Civics education, legal aid to benefit from legislation
Civics education study: Legislation creating a commission to study and make recommendations for improving civics education in Tennessee passed out of the Senate Government Operations Committee today without a dissenting vote. Senator Jamie Woodson, R-Knoxville, and Representative Les Winningham, D-Huntsville, who chair their respective chambers' education committees, sponsored the bill which now moves to the Senate floor.
Cy pres: Legislation creating a state fund into which left-over class action awards and other monies could go and be used to benefit legal aid and pro bono programs received its final nod today and now goes to the governor for signing.
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02 - TN Supreme Court
01 - TN Worker's Comp Appeals
00 - TN Supreme Court - Rules
08 - TN Court of Appeals
01 - TN Court of Criminal Appeals
00 - TN Attorney General Opinions
00 - Judicial Ethics Opinions
00 - Formal Ethics Opinions - BPR
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Howard H. Vogel
PAULA P. KING BOOKER v. THE BOEING COMPANY, d/b/a BOEING-OAK RIDGE COMPANY
David R. Wigler, Knoxville, Tennessee, for the Appellant, Paula P. King Booker.
E. H. Rayson and John C. Burgin, Jr., Knoxville, Tennessee, for the Appellee, The Boeing Company.
We accepted a question certified to this Court from the United States District Court for the Eastern
District of Tennessee to clarify the operation of the statute of limitations for discriminatory pay
claims under the Tennessee Human Rights Act. After considering the arguments of the parties and
the applicable authority, we hold that a claim of discriminatory pay may be brought at any time
within one year that a plaintiff has received discriminatory pay and that backpay is available for the
duration of the unequal pay.
MAE ELLEN WILLIAMS, ET AL. v. BAPTIST MEMORIAL HOSPITAL, ET AL.
Mimi Phillips and R. H. "Chip" Chockley, Memphis, Tennessee, for the Appellants, Mae Ellen
Williams, Percy Williams, and Mytina Singleton, Conservator for Mae Ellen Williams.
Harold W. McLeary, Jr., Kenneth O. Cooper, W. Bradley Gilmer, and M. Beth Rainwater, Memphis,
Tennessee, for the Appellees, Becky Wright, M.D., and Metropolitan Anesthesia Alliance.
We granted this appeal to determine whether the trial court erred in denying the plaintiffs' motion
for an enlargement of time under Rule 6.02 of the Tennessee Rules of Civil Procedure and in
granting summary judgment to the defendants. A majority of the Court of Appeals affirmed the
judgment. After reviewing the record and applicable authority, we conclude (1) that the trial court
did not abuse its discretion in denying the plaintiffs' motion for an enlargement of time because the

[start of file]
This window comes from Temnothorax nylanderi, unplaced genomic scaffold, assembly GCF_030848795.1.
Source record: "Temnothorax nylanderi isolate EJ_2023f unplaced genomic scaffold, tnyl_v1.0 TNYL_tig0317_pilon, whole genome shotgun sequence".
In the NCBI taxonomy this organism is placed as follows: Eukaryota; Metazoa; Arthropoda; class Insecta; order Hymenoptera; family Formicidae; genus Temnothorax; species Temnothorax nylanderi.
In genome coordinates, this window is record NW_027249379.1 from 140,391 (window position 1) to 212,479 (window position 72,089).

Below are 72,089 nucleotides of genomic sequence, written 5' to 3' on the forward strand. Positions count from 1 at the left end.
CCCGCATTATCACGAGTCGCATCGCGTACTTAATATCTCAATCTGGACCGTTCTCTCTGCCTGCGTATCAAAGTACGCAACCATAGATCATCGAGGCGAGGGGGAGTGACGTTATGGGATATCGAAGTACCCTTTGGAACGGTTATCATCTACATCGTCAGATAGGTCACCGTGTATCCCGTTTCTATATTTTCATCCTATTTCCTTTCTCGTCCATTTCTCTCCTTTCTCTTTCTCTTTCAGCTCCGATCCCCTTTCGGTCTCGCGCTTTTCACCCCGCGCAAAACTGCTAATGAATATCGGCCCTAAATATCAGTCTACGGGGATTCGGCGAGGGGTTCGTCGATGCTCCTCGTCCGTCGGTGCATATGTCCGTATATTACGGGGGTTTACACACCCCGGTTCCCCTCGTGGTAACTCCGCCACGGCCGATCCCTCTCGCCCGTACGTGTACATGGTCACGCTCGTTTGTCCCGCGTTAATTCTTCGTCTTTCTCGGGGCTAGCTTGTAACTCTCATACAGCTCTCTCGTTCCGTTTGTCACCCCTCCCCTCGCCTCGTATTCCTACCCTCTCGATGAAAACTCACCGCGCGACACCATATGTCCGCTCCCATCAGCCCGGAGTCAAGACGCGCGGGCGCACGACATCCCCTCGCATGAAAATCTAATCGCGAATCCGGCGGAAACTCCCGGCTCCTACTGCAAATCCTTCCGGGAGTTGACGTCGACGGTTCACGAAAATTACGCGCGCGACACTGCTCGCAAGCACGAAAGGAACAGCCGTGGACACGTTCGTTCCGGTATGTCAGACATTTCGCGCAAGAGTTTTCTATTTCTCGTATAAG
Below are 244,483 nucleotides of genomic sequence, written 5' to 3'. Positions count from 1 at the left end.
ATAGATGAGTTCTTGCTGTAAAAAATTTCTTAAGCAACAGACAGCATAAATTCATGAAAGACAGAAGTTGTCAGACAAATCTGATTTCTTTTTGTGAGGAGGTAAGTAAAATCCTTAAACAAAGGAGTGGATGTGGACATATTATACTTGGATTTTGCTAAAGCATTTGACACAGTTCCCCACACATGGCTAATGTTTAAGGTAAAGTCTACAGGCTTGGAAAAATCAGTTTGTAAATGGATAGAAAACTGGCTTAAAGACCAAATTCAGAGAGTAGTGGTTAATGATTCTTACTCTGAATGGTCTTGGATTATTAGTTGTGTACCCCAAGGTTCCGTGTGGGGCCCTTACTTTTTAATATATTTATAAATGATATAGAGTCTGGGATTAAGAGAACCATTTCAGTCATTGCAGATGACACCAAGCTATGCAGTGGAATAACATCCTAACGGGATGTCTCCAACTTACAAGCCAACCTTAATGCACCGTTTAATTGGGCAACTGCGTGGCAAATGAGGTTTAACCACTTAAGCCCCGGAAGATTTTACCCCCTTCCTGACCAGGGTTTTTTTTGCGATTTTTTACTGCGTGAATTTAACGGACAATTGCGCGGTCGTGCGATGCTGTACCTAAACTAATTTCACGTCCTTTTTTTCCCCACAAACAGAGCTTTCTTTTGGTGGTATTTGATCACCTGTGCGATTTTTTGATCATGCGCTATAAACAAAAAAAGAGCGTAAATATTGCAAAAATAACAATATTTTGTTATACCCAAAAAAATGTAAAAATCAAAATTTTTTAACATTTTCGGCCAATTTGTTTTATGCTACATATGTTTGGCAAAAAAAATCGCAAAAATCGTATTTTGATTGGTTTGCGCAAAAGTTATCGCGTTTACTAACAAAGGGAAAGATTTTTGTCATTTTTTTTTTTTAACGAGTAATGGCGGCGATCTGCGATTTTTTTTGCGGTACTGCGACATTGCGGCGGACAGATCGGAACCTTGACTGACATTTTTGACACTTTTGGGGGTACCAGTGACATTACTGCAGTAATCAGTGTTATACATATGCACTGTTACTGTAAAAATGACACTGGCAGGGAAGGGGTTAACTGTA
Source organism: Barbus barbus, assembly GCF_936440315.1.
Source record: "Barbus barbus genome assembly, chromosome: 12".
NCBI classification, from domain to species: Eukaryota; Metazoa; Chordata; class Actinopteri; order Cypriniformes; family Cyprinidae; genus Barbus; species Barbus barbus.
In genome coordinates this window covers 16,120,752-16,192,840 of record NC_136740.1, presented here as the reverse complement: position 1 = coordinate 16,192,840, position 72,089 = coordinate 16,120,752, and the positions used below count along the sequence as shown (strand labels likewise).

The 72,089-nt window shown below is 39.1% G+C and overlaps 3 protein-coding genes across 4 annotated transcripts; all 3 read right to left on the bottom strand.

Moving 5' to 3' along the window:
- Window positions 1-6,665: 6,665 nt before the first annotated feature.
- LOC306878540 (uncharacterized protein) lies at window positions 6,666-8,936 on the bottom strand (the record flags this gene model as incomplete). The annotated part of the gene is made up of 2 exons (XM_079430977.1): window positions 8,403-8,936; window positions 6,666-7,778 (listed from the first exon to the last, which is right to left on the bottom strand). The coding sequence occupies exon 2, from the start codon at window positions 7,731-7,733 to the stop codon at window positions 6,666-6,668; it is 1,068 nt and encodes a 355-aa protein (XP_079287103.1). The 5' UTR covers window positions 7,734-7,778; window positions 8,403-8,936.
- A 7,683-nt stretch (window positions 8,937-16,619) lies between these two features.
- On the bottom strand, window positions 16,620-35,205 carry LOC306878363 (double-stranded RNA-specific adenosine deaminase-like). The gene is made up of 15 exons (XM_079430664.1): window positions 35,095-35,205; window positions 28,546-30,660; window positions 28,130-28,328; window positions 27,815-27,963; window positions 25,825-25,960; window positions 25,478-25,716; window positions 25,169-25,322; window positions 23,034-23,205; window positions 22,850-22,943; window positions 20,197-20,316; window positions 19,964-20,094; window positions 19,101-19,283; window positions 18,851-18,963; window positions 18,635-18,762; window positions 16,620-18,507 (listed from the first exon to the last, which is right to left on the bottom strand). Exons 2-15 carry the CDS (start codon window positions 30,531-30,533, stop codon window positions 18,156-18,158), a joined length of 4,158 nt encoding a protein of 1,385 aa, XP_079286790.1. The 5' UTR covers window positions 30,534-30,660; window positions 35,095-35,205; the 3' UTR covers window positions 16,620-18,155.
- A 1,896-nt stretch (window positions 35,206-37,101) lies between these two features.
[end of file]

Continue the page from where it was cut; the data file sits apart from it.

plaintiffs failed to show excusable neglect under Rule 6.02 and (2) that the trial court properly
granted summary judgment to the defendants. As a result, we affirm the Court of Appeals'
ROYAL & SUNALLIANCE v. RICHARD L. LOYD
Van French, Murfreesboro, Tennessee, for Appellant, Royal & Sunalliance.
Robert P. Gritton, Murfreesboro, Tennessee, for Appellee, Richard L. Loyd.
This workers' compensation appeal has been referred to the Special Workers' Compensation
Appeals Panel of the Tennessee Supreme Court in accordance with Tennessee Code Annotated
Section 50-6-225(e)(3) for hearing and reporting to the supreme court of findings of fact and
conclusions of law. The Employee suffered a carpal tunnel injury to both hands. Surgery was
performed on both hands with good results. The same medical impairment was awarded for each
arm, but the trial court awarded 8 percent vocational disability to the left arm, and 32 percent to
the right arm. The Employer appeals arguing that there is no factual basis for the 400 percent
difference. We affirm.
THOMAS A. DOBSON, ET AL. v. MARION COUNTY, TENNESSEE, ET AL.
K. Stephen Powers, Chattanooga, Tennessee, for the appellant, Lofty Construction Company.
Edwin Z. Kelly, Jr., Jasper, Tennessee, for the appellees, Thomas A. Dobson, Louise Dobson,
and Fil Thach.
H. Graham Swafford, Jr., Jasper, Tennessee, for the appellee, Marion County, Tennessee.
Lofty Construction Company (Lofty) sought rescission of a 1969 Right-of-Way Deed issued by
Lofty’s predecessor in title, Tennessee Metallurgical Corporation (TMC) to Marion County,
Tennessee. At trial, Lofty argued that TMC executed the Right-of-Way Deed in exchange for
Marion County's agreement to enter into an agreement with the State of Tennessee to fund and
construct an industrial access highway to an alloy plant operated by TMC. Lofty asserted that
the access highway was never constructed and, thus, the deed should be rescinded due to a
failure of consideration. The trial court held that Lofty was not entitled to rescind the deed.
Lofty appeals. We affirm.
IN RE J.J.C., D.M.C, AND S.J.K., a/k/a K STATE OF TENNESSEE, DEPARTMENT OF CHILDREN'S SERVICES v. JOHN CALABRETT
Claiborne H. Ferguson, Memphis, Tennessee, for the Respondent/Appellant, John Calabretta.
Paul G. Summers, Attorney General and Reporter, and Douglas Earl Dimond, Senior Counsel,
Nashville, Tennessee, for the Petitioner/Appellee, Tennessee Department of Children's Services.
This is a termination of parental rights case. This is the second appeal in this matter. In the first
appeal, the trial court had terminated the father's parental rights based on abandonment for
failure to support his two children. On appeal, this Court reversed the termination on that
ground, but remanded the case for further proceedings on the ground of persistent conditions.
On remand, the trial court conducted further proceedings and determined that clear and
convincing evidence established persistent conditions that prevented the children's safe return to
the father. The father now appeals. We affirm, finding that the ground of persistent conditions
was established by clear and convincing evidence.
CHRISTUS GARDENS, INC. v. BAKER, DONELSON, BEARMAN & CALDWELL, A PROFESSIONAL CORPORATION, ET AL.
John S. Bryant, Clisby Hall Barrow and Kathryn Hays Sasser, Nashville, Tennessee, for the
appellants Baker, Donelson, Bearman & Caldwell, A Professional Corporation, and Stephen G.
George H. Nolan and Joseph G. Degaetano, Nashville, Tennessee, for the appellee, Christus
This interlocutory appeal involves a client's malpractice claim against a law firm and attorney as